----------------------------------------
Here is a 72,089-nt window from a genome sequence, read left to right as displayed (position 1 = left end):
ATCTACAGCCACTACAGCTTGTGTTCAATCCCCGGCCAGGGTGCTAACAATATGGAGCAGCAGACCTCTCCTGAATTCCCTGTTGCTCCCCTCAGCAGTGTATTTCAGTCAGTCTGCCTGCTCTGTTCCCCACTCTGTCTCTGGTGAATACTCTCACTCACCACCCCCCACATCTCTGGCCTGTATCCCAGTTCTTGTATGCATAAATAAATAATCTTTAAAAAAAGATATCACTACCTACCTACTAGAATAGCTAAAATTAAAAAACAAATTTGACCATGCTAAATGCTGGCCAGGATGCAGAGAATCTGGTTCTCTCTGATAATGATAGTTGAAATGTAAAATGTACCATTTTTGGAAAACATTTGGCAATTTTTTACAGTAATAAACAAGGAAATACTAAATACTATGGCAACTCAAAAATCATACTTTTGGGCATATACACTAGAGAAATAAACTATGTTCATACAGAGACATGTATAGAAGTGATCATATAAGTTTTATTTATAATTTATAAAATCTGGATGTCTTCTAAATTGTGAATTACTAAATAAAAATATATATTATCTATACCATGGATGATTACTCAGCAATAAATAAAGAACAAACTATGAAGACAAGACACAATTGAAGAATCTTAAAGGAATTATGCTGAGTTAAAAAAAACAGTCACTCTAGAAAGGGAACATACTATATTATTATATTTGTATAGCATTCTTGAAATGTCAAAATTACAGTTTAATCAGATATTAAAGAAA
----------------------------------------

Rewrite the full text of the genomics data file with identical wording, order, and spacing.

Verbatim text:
Here is a 72,089-nt window from a genome sequence, read left to right as displayed (position 1 = left end):
ATCTACAGCCACTACAGCTTGTGTTCAATCCCCGGCCAGGGTGCTAACAATATGGAGCAGCAGACCTCTCCTGAATTCCCTGTTGCTCCCCTCAGCAGTGTATTTCAGTCAGTCTGCCTGCTCTGTTCCCCACTCTGTCTCTGGTGAATACTCTCACTCACCACCCCCCACATCTCTGGCCTGTATCCCAGTTCTTGTATGCATAAATAAATAATCTTTAAAAAAAGATATCACTACCTACCTACTAGAATAGCTAAAATTAAAAAACAAATTTGACCATGCTAAATGCTGGCCAGGATGCAGAGAATCTGGTTCTCTCTGATAATGATAGTTGAAATGTAAAATGTACCATTTTTGGAAAACATTTGGCAATTTTTTACAGTAATAAACAAGGAAATACTAAATACTATGGCAACTCAAAAATCATACTTTTGGGCATATACACTAGAGAAATAAACTATGTTCATACAGAGACATGTATAGAAGTGATCATATAAGTTTTATTTATAATTTATAAAATCTGGATGTCTTCTAAATTGTGAATTACTAAATAAAAATATATATTATCTATACCATGGATGATTACTCAGCAATAAATAAAGAACAAACTATGAAGACAAGACACAATTGAAGAATCTTAAAGGAATTATGCTGAGTTAAAAAAAACAGTCACTCTAGAAAGGGAACATACTATATTATTATATTTGTATAGCATTCTTGAAATGTCAAAATTACAGTTTAATCAGATATTAAAGAAA